WWR = World as Will and Representation (tr. E.F.J. Payne (New York, 1969)

The will is not ... primarily a kind of hidden metaphysical "thing" behind the "veil of appearances," but is a sort of drive which can be observed empirically in, e.g., bodily movements. Willing is acting (and vice versa) and every thought or affect is an individual manifestation of and connected with the interests of this will. "Thus, originally and by its nature, knowledge is completely the servant of the will" and as "it is the principle of sufficient reason that places the objects in this relation to the body and so to the will, the sole endeavor of knowledge, serving this will, will be to get to know ... just those relations that are laid down by the principle of sufficient reason, and thus to follow their many different connections in space, time, and causality." Schopenhauer adds most conspicuously to this: "For only through these is the object interesting to the individual, in other words, has it a relation to the will" (WWR I, (WWR I, (WWR I, (WWR I, §33, 176-77). It is beyond doubt that, according to Schopenhauer, perception and knowledge in general always remain subordinate to the service of the will. The brain "came into being for this service" (WWR I, §33).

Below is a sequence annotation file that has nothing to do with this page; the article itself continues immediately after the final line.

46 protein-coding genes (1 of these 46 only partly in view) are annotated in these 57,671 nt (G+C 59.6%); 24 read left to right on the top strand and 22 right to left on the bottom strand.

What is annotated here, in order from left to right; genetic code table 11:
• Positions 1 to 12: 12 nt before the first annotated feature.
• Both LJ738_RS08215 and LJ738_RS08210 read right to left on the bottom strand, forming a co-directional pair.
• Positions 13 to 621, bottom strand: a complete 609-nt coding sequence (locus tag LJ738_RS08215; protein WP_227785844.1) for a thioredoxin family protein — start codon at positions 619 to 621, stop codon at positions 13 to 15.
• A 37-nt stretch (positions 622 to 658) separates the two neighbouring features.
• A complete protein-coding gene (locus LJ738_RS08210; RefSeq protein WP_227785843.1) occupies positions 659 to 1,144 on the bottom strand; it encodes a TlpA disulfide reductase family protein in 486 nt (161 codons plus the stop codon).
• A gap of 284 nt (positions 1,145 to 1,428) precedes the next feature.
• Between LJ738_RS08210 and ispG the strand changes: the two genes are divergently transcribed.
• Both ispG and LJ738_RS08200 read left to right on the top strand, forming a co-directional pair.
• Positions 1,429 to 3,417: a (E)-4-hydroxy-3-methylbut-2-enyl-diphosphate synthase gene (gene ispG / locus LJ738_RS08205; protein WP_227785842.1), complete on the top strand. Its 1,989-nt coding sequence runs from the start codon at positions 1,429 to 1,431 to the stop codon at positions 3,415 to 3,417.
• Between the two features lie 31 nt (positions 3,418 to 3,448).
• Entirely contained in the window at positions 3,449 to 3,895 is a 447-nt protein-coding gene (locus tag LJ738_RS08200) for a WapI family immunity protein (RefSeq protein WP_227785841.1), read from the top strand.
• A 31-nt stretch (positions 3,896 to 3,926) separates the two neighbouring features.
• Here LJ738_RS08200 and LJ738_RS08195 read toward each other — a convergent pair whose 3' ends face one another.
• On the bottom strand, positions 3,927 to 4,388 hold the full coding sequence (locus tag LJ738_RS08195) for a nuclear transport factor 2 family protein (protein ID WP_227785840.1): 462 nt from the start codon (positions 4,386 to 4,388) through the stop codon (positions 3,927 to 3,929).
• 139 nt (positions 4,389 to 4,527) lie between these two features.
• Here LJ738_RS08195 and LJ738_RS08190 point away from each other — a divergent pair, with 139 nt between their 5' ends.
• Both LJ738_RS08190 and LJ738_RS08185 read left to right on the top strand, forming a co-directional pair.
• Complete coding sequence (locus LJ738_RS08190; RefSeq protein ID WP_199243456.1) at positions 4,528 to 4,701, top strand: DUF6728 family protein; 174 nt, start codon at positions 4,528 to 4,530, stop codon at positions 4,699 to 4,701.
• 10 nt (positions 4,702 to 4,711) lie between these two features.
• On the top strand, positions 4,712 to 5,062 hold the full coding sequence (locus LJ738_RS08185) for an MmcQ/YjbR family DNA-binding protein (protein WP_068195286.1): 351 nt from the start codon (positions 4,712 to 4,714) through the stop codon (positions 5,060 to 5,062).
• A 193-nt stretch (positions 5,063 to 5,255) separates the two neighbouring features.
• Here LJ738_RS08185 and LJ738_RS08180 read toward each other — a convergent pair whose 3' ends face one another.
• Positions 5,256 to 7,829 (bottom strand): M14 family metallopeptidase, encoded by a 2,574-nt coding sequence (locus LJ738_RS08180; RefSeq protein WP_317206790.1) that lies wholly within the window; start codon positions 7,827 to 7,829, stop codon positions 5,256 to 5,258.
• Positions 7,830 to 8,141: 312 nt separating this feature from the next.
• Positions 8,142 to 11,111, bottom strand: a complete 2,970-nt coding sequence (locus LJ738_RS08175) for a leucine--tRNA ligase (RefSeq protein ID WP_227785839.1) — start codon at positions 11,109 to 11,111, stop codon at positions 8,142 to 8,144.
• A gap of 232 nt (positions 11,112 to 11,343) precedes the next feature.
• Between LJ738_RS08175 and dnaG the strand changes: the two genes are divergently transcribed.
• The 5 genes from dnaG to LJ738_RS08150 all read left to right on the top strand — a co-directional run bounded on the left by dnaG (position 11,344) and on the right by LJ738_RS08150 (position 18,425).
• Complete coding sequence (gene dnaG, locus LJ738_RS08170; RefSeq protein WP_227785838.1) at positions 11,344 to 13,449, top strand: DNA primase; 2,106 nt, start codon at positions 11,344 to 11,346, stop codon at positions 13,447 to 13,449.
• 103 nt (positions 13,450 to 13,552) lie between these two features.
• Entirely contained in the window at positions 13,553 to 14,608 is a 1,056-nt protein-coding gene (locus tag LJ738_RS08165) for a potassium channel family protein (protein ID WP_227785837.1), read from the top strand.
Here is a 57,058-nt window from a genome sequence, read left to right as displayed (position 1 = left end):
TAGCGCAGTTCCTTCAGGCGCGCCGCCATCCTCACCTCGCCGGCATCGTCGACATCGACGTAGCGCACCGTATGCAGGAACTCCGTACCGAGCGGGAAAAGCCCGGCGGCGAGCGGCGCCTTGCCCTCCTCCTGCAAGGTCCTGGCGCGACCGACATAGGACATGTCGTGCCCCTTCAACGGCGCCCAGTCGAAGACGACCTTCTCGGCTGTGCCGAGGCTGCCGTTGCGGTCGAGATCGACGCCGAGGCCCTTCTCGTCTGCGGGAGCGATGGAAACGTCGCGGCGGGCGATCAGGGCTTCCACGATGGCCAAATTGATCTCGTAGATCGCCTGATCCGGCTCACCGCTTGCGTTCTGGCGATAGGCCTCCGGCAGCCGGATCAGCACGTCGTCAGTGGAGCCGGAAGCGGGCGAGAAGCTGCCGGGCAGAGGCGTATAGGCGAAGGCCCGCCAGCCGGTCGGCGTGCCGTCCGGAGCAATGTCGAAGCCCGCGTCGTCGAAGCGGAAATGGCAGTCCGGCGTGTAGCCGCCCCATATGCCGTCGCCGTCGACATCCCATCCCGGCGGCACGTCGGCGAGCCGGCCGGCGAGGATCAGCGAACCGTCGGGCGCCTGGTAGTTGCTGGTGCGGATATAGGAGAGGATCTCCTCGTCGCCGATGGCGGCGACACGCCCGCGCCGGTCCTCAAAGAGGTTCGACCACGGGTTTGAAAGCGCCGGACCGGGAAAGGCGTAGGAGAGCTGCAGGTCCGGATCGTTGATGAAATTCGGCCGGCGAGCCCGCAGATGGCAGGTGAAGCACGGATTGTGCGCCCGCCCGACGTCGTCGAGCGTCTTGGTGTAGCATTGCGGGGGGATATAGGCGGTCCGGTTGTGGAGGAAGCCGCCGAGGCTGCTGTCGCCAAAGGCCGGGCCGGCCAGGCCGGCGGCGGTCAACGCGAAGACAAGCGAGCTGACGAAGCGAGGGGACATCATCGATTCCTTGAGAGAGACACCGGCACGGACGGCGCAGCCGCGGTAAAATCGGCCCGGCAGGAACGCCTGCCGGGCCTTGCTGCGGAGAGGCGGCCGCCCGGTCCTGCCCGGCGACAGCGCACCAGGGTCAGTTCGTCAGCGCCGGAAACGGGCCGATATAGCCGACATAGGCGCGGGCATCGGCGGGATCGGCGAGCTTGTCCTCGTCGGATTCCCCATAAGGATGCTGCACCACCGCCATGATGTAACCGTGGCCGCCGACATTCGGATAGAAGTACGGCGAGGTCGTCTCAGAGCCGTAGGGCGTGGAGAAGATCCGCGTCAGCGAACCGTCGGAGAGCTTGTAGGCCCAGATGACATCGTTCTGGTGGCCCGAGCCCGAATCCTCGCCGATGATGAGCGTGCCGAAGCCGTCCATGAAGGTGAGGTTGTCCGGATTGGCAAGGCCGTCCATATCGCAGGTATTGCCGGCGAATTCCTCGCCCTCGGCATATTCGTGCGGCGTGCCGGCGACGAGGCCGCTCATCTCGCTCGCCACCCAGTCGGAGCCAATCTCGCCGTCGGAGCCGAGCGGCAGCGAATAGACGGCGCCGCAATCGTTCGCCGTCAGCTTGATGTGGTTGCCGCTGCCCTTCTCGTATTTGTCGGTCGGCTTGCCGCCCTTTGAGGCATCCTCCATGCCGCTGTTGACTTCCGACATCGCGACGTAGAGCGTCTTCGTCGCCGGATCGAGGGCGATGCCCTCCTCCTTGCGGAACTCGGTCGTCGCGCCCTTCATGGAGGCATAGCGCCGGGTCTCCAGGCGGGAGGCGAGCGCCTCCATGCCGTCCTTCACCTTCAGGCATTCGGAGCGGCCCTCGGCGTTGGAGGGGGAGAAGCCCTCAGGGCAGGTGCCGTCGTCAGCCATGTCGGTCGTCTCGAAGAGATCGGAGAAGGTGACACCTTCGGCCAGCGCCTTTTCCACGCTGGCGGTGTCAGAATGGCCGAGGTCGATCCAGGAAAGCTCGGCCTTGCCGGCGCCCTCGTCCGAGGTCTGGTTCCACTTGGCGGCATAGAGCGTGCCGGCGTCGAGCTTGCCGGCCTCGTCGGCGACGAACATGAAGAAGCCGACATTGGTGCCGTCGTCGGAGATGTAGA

There is, however, an important exception to this picture of ordinary perception. Now and then, it is possible to "let our whole consciousness be filled by the calm contemplation of the [...] object actually present" (WWR I, §34), and one then feels liberated from the striving of the will and "the entire consciousness is filled and occupied by a single image of perception" (WWR I, §34). (Bart Vandenabeele, 'On the Notion of "Disinterestedness": Kant, Lyotard, and Schopenhauer', Journal of the History of Ideas, Vol. 62, No. 4 (Oct., 2001), pp.714-5.)


Schopenhauer describes the aesthetic conditions under which the suspension of pain and desire are possible : when 'the entire consciousness is filled and occupied by a single image of perception' there is no scope for the intrusion of pain and desire. How this is psychologically possible is not something he can explain as a philosopher; but that it is so, he is sure and we can put him to the test. The claim is nothing if not verifiable.


As well as the two articles cited above, an excellent overview of Schopenhauer, include his account of aesthetic experience, can be found in Christopher Janaway, Schopenhauer, Self and World in Schopenhauer's Philosophy, ISBN 10: 0198249691 / ISBN 13: 9780198249696. Published by OUP Oxford, 1997. For a quicker look, see Christopher Janaway, Schopenhauer: A Very Short Introduction (Very Short Introductions), ISBN 10: 0192802593 / ISBN 13: 9780192802590 Published by Oxford University Press.